Envato is retiring its freelance platform Envato Studio and stock image website Twenty20, reports Sarah Gooding at WPTavern. Amid rapid inflation, international conflicts, and a few too many products in its portfolio, CEO Hichame Assi says the change will help the Australian company to "sharpen its focus" on newer and more widely-loved products. Envato runs ThemeForest, the largest marketplace for commercial WordPress themes.

The announcement spurred some debate this week about why the company didn’t seek a partnership with a competing product, like Fiverr or Upwork. Web designer Derin Tolu commented on WPTavern’s report, "I feel like there is a huge missed opportunity here. When WPMU DEV discontinued their Pro Sites multisite plugin, they partnered with WP Ultimo and created a path for many of their users… Envato dropped the ball here when they could have just secured a nice partnership with a competitor." It’s not known whether this is an option Envato considered or pursued.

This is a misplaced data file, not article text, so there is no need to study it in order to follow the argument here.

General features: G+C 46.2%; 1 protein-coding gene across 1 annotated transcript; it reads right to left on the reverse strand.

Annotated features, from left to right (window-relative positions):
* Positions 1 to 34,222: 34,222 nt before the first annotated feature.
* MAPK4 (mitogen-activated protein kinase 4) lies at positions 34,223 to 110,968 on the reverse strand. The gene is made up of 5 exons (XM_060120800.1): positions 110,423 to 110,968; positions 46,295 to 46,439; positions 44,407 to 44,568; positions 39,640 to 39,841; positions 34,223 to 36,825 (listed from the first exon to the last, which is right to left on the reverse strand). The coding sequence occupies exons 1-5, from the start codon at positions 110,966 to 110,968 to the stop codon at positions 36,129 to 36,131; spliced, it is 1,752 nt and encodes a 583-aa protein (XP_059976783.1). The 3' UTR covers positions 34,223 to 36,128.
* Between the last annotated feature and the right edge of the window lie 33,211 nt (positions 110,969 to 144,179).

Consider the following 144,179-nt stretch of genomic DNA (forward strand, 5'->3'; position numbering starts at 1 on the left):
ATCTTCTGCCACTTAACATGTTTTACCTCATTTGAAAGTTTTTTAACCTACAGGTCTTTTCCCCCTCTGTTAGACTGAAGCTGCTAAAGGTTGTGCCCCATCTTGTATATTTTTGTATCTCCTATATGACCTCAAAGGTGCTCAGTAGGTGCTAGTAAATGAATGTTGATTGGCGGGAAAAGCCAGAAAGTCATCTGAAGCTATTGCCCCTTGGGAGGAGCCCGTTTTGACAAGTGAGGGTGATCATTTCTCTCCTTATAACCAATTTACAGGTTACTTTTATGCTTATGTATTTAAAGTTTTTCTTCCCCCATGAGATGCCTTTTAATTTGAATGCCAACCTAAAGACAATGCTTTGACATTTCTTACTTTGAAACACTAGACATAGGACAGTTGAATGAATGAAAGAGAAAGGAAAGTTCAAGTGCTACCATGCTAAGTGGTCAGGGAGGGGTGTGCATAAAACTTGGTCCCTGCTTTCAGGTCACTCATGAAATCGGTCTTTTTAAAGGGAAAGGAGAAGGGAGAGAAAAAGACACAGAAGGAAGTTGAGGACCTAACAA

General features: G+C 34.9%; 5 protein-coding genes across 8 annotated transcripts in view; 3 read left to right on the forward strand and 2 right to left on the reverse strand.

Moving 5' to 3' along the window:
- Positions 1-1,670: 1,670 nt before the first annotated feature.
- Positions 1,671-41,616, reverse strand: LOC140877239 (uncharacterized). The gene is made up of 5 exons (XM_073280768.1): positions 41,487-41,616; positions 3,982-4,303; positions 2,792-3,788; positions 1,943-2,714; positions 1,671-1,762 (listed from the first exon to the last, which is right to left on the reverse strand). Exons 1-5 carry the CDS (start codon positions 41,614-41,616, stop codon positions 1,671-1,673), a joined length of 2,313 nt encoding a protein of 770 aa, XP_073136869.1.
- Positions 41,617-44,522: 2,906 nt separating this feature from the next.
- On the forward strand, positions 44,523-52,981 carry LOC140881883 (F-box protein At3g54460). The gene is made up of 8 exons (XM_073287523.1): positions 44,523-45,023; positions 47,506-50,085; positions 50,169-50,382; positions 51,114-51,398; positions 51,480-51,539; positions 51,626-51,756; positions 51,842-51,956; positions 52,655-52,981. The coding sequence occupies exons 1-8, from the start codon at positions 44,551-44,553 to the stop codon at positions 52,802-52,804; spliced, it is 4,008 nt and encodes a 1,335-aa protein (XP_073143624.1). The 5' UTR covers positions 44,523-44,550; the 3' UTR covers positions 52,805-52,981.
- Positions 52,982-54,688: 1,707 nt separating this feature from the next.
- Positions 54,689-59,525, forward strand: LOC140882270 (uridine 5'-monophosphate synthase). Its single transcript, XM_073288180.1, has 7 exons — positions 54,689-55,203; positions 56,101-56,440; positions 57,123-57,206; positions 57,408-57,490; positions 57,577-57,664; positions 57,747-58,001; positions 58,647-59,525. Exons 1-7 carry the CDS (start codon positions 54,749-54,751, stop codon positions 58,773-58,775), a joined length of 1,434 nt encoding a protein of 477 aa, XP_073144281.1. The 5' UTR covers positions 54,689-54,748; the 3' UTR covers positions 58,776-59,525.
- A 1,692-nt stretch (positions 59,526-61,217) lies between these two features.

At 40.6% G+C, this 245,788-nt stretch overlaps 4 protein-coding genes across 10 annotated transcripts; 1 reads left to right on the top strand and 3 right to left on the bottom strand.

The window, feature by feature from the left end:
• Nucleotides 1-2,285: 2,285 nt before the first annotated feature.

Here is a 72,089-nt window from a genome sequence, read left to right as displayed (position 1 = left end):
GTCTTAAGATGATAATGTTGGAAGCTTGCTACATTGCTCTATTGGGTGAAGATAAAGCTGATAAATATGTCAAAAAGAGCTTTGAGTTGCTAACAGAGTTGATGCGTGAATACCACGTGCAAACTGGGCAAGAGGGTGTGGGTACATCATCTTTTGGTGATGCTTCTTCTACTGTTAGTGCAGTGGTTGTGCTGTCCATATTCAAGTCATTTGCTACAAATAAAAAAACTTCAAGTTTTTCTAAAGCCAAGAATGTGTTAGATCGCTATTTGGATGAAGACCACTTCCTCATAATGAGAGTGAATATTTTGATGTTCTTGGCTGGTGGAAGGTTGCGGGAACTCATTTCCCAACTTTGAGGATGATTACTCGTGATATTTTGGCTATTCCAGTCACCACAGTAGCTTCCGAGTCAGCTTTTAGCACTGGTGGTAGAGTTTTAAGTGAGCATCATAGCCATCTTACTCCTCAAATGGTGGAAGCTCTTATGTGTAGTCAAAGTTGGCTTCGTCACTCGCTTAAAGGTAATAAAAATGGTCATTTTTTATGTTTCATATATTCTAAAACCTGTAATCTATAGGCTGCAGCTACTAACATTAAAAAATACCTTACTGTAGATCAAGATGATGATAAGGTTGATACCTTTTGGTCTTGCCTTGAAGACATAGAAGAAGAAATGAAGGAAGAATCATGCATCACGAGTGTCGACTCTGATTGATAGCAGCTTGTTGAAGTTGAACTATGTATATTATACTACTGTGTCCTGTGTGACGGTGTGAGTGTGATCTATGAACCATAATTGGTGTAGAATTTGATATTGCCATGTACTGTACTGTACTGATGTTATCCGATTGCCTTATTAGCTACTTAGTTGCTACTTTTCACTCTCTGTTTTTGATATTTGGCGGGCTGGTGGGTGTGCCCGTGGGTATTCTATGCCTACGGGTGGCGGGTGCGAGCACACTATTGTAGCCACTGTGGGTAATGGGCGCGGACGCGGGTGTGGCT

After Ben Leong, Envato's head of Author Relationships & Engagement, posted about the shutdowns in the Envato Forums, many freelancers lamented that after spending years building their profiles on the platform, would lose income, clients, and positive reviews.

Meanwhile, some aren't particularly surprised about Envato Studio’s closing. "Makes sense – I don’t think the platform really took off," commented Convesio Marketing Manager Lawrence Ladomery at WPTavern. “Hard to compete against Upwork, which has more people, more jobs, and a better pricing structure. Studio charges 30%, which is incredibly high. And a price point that can’t be justified, IMHO.”

The news comes after Envato recently sacked about 100 of its 700 staff.

Business Spotlight: LearnDash

LearnDash logo